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Jones v. Johnson

United States District Court, C.D. California

July 14, 2015

CALVIN JOHNSON, Warden, Respondent.


FERNANDO M. OLGUIN, District Judge.

On January 16, 2015, Jones filed a petition for a writ of habeas corpus under 28 U.S.C. ยง 2241 that alleged that he was improperly disciplined on December 1, 2014, while in custody at Victorville Federal Correctional Institution II. [Dkt. 1 ("Petition").] Johnson answered that the Petition should be dismissed because the Court lacks subject matter jurisdiction and Jones failed to exhaust his remedies before filing the Petition. [Dkt. 7 at 5-7.] United States Magistrate Judge Gail J. Standish issued a report and recommendation that the Petition be dismissed for lack of exhaustion. [Dkt. 13 at 4.] Johnson filed an objection that provided supplemental briefing on the jurisdictional question. [Dkt. 14.] Upon consideration of Johnson's supplemental brief, the Court DISMISSES this case for lack of subject matter jurisdiction.


In the Petition, Jones challenges a prison disciplinary proceeding where a disciplinary hearing officer determined that he violated "Code 312 - Insolence Towards a Staff Member." [Pet. 2, 15.] As punishment, Jones lost his visitation rights for three months and received fifteen days of disciplinary segregation, suspended pending ninety days of clear conduct. [Pet. 2, 16.] The disciplinary report stated that "[t]he disallowance of good conduct time would have been imposed based on the severity of the offense, and the inmate's sentence commitment, " but instead, "[o]ther sanctions were given to serve as a punishment for the inmate's inappropriate behavior, and to affect the inmate's future behavior." [Pet. 16.] Because the Petition does not state a cognizable claim, this Court must dismiss for lack of subject matter jurisdiction.

At any time, the Court may dismiss a case if it lacks subject matter jurisdiction. Fed.R.Civ.P. 12(h)(3). As the Ninth Circuit recently reaffirmed, "federal courts lack habeas jurisdiction to consider claims for constitutional violations that do not necessarily spell speedier release." Nettles v. Grounds, No. ___ F.3d ___, 2015 WL 3406160 at *6 (9th Cir. May 28, 2015). "[A] claim challenging prison disciplinary proceedings" " necessarily spell[s] speedier release" from custody only if "the relief sought will either terminate custody, accelerate the future date of release from custody, or reduce the level of custody." Id. at *1 (citing Skinner v. Switzer, 562 U.S. 534 (2011)); see Wilkinson v. Dotson, 544 U.S. 74, 81 (2005).

Ultimately, Jones seeks no relief that will affect his date of release or level of custody. A number of cases have held that challenges to disciplinary convictions resulting in a loss of visitation privileges are not cognizable habeas claims. E.g., Garcia-Cortez v. Sanders, No. SACV 11-1554-CJC (MAN), 2013 WL 2417973 at *12 (C.D. Cal. May 31, 2013); Nero v. Warden, McGrew, No. CV 12-6573-DSF (SH), 2012 WL 6952462 at *2 (C.D. Cal. Dec. 19, 2012) report and recommendation adopted sub nom. Nero v. McGrew, No. CV 12-6573-DSF (SH), 2013 WL 327471 (C.D. Cal. Jan. 24, 2013). Rather, the visitation privileges accorded are a circumstance of confinement that may be challenged, if at all, through a Bivens lawsuit. Garcia-Cortez, 2013 WL 2417973 at *12; see generally Farmer v. Brennan, 511 U.S. 825, 832 (1994).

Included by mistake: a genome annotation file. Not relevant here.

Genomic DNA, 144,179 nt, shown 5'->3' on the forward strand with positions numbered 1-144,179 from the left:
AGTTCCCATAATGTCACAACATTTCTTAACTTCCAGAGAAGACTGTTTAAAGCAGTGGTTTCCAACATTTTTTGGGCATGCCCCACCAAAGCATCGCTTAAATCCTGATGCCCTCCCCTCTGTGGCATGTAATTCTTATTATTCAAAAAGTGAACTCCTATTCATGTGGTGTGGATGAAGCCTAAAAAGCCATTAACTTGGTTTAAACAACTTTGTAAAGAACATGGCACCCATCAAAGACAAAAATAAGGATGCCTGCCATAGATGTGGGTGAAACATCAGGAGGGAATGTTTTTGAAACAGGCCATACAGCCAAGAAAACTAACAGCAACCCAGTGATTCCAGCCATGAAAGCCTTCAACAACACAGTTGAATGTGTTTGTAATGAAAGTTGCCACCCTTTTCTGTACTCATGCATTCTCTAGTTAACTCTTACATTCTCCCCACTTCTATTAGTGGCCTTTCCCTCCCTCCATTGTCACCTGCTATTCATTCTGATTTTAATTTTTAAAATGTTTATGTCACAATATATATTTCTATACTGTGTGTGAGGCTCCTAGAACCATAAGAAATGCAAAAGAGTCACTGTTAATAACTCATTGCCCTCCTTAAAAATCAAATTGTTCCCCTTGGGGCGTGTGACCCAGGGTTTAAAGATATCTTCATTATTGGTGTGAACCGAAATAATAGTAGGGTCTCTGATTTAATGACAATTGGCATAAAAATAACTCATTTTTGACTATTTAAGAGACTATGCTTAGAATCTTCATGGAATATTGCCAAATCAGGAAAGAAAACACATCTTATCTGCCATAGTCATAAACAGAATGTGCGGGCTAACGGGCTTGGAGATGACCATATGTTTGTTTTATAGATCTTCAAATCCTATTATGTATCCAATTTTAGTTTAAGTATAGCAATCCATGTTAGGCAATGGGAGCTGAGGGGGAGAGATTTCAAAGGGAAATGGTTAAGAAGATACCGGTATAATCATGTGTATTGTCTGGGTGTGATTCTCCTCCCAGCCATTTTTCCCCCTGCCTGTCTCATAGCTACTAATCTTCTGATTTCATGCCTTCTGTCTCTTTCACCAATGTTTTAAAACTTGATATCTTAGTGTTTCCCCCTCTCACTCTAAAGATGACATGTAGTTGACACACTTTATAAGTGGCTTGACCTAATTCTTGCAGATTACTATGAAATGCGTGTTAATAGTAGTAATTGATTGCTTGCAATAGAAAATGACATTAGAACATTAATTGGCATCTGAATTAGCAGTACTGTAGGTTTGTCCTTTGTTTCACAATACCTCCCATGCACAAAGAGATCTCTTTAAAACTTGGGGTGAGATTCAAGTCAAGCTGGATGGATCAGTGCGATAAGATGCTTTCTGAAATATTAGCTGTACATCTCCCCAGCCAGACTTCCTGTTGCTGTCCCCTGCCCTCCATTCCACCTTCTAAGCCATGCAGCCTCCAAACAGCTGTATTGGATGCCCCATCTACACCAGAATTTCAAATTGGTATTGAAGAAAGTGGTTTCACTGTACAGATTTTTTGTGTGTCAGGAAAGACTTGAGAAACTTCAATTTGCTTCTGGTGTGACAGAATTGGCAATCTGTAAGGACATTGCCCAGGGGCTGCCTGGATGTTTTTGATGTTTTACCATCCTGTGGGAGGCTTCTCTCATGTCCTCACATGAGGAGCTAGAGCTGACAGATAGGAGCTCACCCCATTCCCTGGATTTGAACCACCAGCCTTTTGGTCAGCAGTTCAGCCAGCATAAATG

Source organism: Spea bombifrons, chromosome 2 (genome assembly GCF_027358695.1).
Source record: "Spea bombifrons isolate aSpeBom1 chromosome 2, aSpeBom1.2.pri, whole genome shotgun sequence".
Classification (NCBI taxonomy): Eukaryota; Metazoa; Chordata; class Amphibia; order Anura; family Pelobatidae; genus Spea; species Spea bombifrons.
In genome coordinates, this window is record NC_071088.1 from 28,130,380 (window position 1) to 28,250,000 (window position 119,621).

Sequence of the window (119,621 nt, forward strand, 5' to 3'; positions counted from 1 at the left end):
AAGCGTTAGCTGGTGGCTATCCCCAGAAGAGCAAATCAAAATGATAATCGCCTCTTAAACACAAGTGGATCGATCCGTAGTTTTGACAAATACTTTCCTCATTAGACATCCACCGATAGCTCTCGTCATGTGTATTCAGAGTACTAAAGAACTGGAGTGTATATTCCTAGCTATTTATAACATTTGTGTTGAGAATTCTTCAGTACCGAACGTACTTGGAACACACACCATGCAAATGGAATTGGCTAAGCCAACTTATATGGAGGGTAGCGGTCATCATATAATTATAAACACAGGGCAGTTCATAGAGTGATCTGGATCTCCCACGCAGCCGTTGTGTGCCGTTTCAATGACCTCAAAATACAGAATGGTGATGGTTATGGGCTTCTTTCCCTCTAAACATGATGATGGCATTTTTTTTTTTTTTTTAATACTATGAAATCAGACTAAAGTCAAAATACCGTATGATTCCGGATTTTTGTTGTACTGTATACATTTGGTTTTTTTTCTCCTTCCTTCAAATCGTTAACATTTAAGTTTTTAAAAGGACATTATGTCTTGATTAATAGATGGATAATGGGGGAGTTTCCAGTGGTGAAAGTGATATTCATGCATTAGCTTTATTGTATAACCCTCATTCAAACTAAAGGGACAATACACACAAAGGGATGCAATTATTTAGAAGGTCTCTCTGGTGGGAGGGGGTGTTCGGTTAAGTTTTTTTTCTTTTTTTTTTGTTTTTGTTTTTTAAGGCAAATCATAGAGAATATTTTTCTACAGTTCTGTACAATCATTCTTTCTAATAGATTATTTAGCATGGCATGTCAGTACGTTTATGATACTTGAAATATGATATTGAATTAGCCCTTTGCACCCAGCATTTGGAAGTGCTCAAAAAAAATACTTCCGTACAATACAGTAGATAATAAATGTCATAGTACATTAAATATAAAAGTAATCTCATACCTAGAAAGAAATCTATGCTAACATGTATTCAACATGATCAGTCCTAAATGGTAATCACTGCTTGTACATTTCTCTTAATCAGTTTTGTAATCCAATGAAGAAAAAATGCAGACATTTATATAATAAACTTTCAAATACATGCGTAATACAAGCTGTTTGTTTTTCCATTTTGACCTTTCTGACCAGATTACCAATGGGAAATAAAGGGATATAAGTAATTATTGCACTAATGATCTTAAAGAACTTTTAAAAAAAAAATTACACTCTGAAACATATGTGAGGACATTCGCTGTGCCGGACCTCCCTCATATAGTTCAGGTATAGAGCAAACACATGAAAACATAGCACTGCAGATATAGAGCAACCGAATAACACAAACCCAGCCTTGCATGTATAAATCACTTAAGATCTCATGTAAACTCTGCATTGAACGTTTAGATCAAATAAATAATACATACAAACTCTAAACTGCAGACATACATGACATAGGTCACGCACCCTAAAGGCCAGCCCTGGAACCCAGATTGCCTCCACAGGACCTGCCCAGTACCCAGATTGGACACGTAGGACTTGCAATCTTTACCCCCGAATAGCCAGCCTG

The analysis differs for the imposition of administrative segregation, but the result is the same. In Nettles, the panel found itself bound by prior Ninth Circuit precedent holding that "a prisoner's claim for release from one form of custody to another, less restrictive form of custody, can be brought in a habeas petition" and concluded that a court has "habeas jurisdiction over a claim that would result in release from disciplinary segregation to the general prison population." 2015 WL 3406160 at *10 (citing Skinner, 562 U.S. at 534). So, if Jones were indeed in disciplinary segregation, Section 2241 would be an appropriate vehicle for his challenge. But, as Johnson notes, Jones was not placed in administrative segregation; rather, he was placed on a suspended term of administrative segregation that could be triggered if he committed an additional violation within ninety days of the disciplinary determination. Nothing in the record suggests that Jones ever was placed on administrative segregation, and the ninety-day period has now expired. Because Jones no longer faces the specter of administrative segregation, the Court cannot possibly "reduce the level of custody" he faces. See Alonso-Castro v. Logan, No. CV 14-00065-SJO (PLA), 2014 WL 2206381 at *4 (C.D. Cal. May 22, 2014) (finding challenge to loss of commissary privileges moot where privileges penalty expired). Accordingly, the Petition's claim relating to segregation is moot, and the Court lacks Article III jurisdiction.[1]


For all of the foregoing reasons, IT IS ORDERED that the Petition be dismissed for lack of subject matter jurisdiction.


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